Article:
I have my profile on the Wronka murder. It presents in the requested file format, such as XHTML or RDF. I've started micro-blogging via Jabber. You can see everything at the social aggregator. My photography is over at Focoro.

For posterity, my pre-2015 content:

Social Networking Sites

From time-to-time I get talked into signing up for social networking sites. I can't be bothered to fill out the same information time after time, so I end up linking to this page. Too many have come and gone, none of them interact with each other consistently, and they have mostly redudant information between them. There's a better way of doing it.

I have pretty much whatever information you could want, including the general stuff in the FOAF RDF file above, which is a standard XML format (if you care, read the schema information in the file). Ideally, all of these sites would recognize this format and allow linking to it. I consider this The Next Best Thing.

You can use either your favorite RDF viewer, or something specifically designed for FOAF files (the FOAF Explorer being the cannonical web-based viewer, I suppose).

Feel free to play around with CORK and generate your own FOAF file, and link to it in your web page. If you have your own Web-connected computer, I suggest using murder, which creates profile pages and FOAF files for local users. FOAF is designed to do all the things that social networking sites do, but without a single point of failure or control.

Related link about privacy (control) and these sites. "Autstic Social Software" an essay about social sites and how they encourage symptoms of mental illness in otherwise healthy people.

CORK isn't sustainable, time's moved on and it's reached the point where it's best handled with a full rewrite. Murder has the problem that it requires installing on your own PHP server. The latter is the same problem implementations like diaspora* have faced (among other, design, problems). Social networks break into two main categories:

TypeOutward FacingInward Facing
  • Public-focused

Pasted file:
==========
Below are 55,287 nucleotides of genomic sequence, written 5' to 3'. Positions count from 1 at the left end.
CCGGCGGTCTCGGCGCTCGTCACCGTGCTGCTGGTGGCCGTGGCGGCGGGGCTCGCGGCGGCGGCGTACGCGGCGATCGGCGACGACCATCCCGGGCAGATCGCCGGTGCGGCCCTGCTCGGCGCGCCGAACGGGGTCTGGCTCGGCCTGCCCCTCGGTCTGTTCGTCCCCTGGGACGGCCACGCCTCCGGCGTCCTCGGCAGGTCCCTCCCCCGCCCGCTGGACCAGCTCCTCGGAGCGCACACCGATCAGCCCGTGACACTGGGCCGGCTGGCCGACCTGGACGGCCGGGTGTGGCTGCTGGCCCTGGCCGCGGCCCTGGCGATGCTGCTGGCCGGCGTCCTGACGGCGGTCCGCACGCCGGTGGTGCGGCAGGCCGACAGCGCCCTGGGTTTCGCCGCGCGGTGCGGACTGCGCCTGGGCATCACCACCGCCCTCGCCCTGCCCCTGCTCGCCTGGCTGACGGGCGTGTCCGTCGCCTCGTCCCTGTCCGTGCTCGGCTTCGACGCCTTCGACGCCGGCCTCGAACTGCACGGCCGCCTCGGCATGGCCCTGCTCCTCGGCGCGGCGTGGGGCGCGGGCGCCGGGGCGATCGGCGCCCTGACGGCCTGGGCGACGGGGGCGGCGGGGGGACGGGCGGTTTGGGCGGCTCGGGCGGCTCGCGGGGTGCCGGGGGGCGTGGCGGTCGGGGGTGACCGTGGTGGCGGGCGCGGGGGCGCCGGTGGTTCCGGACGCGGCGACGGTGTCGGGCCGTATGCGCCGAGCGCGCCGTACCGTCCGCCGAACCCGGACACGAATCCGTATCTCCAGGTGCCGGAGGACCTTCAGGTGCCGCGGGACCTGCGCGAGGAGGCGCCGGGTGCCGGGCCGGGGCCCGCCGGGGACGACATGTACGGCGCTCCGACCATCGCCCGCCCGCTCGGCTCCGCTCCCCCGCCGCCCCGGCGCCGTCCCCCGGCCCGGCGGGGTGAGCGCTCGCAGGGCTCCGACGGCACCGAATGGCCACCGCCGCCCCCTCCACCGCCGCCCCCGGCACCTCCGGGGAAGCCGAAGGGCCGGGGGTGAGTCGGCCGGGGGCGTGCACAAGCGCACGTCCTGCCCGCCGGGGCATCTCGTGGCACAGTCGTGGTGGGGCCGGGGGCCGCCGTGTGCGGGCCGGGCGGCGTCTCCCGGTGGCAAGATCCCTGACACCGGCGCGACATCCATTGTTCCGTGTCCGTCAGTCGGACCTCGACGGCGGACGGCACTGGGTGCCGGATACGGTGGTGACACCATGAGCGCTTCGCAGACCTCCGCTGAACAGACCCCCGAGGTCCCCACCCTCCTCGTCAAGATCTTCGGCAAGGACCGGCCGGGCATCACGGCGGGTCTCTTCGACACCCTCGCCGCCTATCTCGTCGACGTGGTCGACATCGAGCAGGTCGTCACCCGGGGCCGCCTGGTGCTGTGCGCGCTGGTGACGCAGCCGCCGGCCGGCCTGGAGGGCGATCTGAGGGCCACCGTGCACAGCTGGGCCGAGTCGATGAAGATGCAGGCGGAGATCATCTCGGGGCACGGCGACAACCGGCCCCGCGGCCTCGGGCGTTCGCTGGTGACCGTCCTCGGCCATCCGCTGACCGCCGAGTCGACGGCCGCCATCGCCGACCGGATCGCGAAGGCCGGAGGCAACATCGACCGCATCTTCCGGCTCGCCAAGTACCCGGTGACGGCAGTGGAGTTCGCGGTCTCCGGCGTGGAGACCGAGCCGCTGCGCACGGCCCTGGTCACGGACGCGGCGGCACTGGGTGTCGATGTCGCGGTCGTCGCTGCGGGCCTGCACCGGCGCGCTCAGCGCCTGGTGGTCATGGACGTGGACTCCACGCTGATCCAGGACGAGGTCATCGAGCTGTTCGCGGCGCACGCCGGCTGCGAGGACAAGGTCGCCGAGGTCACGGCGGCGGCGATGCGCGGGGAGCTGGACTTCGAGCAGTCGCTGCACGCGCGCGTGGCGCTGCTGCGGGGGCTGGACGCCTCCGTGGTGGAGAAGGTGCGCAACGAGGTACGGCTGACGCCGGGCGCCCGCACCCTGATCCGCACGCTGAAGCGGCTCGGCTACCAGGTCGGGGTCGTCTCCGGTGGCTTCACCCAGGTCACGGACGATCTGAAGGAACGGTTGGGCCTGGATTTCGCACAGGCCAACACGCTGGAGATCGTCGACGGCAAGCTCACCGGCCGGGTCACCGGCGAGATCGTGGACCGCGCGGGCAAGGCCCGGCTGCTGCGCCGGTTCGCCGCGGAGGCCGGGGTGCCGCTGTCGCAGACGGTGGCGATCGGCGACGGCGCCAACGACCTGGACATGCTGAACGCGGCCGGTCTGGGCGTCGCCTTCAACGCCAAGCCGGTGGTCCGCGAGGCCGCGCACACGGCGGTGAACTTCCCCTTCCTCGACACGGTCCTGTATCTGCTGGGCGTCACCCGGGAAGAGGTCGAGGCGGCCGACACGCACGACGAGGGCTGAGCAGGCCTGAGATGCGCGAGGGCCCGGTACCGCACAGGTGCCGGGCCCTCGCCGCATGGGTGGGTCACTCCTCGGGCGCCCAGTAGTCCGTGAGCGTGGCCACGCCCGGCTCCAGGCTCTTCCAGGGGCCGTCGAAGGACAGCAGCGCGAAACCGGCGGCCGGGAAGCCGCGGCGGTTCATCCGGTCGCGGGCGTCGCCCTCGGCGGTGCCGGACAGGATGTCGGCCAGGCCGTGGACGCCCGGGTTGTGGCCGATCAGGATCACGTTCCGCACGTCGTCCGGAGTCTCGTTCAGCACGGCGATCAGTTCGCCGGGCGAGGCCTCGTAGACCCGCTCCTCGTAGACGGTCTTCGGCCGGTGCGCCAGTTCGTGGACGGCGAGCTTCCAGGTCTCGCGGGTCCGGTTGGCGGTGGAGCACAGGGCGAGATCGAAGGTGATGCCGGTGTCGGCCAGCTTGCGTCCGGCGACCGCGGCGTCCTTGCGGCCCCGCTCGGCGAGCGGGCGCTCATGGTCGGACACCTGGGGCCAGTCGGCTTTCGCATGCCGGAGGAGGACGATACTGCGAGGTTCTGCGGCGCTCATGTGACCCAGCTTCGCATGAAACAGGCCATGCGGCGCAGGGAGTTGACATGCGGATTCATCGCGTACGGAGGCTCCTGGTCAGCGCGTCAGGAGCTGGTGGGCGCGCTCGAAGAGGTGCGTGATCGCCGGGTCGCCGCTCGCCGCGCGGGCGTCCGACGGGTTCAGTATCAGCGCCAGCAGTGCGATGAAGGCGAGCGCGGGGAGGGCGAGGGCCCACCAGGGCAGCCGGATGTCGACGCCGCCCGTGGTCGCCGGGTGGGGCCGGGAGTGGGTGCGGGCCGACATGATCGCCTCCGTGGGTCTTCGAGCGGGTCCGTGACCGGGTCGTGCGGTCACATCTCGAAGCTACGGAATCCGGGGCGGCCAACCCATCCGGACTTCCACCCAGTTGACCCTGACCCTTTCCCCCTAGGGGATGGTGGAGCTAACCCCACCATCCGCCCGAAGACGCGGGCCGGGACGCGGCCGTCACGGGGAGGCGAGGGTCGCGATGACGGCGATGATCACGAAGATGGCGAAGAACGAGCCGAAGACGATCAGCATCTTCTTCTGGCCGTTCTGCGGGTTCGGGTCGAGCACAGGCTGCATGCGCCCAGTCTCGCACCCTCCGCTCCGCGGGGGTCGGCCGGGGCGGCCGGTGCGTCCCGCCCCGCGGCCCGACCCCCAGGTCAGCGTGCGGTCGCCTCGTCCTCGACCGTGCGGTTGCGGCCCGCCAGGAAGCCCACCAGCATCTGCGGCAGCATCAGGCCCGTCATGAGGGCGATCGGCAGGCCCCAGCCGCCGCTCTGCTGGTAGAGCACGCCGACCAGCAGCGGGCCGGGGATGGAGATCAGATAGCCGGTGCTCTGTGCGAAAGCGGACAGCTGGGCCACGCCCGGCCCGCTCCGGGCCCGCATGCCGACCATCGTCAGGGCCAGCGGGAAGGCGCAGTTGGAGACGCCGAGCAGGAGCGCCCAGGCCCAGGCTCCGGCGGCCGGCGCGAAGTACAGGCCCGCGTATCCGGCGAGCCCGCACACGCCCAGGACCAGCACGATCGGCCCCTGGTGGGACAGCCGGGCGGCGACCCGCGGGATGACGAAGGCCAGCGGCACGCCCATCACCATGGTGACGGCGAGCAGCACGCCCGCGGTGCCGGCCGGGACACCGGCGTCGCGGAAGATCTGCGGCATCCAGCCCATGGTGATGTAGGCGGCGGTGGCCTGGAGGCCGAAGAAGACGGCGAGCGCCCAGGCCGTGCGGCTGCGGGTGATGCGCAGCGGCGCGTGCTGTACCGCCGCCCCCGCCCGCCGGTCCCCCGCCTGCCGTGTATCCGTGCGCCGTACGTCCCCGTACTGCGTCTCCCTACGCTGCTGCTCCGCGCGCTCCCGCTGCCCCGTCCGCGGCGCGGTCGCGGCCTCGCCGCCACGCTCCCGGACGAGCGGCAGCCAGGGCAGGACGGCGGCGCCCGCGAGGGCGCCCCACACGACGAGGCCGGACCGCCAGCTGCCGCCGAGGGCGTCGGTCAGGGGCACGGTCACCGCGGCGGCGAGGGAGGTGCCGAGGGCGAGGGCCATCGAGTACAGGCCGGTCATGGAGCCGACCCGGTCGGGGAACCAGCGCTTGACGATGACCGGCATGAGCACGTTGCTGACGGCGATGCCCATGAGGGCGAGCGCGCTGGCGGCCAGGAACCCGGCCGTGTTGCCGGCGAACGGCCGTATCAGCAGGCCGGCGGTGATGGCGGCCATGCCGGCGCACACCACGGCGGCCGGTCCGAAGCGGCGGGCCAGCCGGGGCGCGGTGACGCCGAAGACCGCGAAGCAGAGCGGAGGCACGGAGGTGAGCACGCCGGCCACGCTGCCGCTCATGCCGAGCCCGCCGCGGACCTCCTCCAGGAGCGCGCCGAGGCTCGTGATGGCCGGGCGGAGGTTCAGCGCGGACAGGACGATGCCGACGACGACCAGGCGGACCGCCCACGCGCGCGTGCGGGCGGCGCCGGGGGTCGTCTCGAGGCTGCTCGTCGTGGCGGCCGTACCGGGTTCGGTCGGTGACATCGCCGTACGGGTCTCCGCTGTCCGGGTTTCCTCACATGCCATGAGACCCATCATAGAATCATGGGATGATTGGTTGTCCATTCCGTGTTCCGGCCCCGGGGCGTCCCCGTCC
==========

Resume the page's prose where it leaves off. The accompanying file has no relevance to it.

• Designed to share/publish indiscriminately
  • "Write-only" or minimal interaction and conversations
  • Shallow, if broad, content
  • Private-focused
  • Access controls to restrict access
  • Conversational or interaction-rich
  • Most popular sites like: Twitter, Linked-in,, GNU Social, Yelp!, TripAdvisor, Flickr
  • Professional or corporation focused, like yammer; Everyme, PhotoCircle, FamilyWall.

There are of course hybrid social networks which are ostensibly public, but provide private groups. The billion-user gorilla in the room comes to mind, although I'd lean it towards the outward facing group given its information-poor focus on public bookmark-sharing (what it calls likes). The main characteristic is that the Outward Facing group is information and communication poor, while the inward facing is designed to foster communication by encouraging rich interaction.

Both have their place. If your goal is to propagate ideas to a wide audience, the firehose approach of the outward facing networks provides a means for distribution. If your goal is rather to build a close network of like individuals—bound either by relation, by proximity, or by shared interest—these networks are a poor fit. Public discussions invite those that lack the context shared by your group, or worse those that wish solely to disrupt your conversation. Often, you will feel more reserved when outsiders have access to your group, and this may restrict sharing and the bond of closeness with your group.

Outward facing are much more visible, and that's one of the reasons they're so well known. We know millions, even billions, of people are posting to them, and the volume of data is loved by search engines who see lots of pages of text. This serves to increase their brand, and fall neatly into Metcalfe's and Reed's laws which value the networks based on the number of members they contain.

Inward facing networks on the other hand, are by their nature, less visible. Their content, hidden away from the miscellaneous rabble, is shown only to those whom the sender considers relevant. These networks might still hold the greater value (cf. Beckstrom's law), as the interactions that take place over them may hold greater value for the participants than messages they might send on a public network.

I mention at the top of the page, my outward-facing networks. Through them I share my contact information (via my murder), arbitrary public thoughts and meanders (via, and re-postings of interesting things that I've read (via Electronic mail is still the most powerful Internet-based social network in terms of private connections, but it has its limitations. Because of this, I've caved-in, and started using (sc. creating) as my private social network of choice. Let me know what you think; it's a work-in-progress, but I hope to keep it growing.